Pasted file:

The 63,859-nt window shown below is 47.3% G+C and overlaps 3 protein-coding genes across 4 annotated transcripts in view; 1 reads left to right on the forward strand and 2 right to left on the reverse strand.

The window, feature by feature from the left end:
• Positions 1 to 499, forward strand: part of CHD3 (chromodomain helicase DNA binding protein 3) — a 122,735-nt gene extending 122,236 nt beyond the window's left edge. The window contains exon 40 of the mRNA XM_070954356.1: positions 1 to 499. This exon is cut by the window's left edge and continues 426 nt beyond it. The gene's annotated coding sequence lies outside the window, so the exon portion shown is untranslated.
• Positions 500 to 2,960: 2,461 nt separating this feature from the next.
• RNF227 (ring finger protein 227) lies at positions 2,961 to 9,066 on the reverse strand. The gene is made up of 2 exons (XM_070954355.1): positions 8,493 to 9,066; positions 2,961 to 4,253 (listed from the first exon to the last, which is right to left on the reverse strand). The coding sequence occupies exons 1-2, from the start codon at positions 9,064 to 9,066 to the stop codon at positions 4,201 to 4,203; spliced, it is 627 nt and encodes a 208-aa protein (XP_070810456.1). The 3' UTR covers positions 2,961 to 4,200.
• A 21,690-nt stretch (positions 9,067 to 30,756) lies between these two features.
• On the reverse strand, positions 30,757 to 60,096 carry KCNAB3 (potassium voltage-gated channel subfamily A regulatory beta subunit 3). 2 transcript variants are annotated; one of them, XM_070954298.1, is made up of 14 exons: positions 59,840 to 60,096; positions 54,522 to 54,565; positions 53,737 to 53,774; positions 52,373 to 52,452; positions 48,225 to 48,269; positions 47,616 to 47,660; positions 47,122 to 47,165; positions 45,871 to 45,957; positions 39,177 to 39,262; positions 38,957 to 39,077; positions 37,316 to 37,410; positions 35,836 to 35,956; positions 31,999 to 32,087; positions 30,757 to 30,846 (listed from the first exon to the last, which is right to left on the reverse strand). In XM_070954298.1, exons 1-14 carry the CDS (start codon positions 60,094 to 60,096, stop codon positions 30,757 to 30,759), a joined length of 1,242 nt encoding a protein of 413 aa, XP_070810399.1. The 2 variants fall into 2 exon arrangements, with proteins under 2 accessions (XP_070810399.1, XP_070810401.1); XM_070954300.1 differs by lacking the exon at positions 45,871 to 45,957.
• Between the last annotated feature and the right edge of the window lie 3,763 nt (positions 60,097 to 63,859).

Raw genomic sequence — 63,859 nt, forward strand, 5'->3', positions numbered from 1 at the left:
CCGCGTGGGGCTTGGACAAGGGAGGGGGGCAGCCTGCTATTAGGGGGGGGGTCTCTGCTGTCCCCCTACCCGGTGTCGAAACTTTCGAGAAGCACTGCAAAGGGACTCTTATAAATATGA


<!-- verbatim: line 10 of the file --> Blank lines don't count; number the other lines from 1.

CCGCGTGGGGCTTGGACAAGGGAGGGGGGCAGCCTGCTATTAGGGGGGGGGTCTCTGCTGTCCCCCTACCCGGTGTCGAAACTTTCGAGAAGCACTGCAAAGGGACTCTTATAAATATGA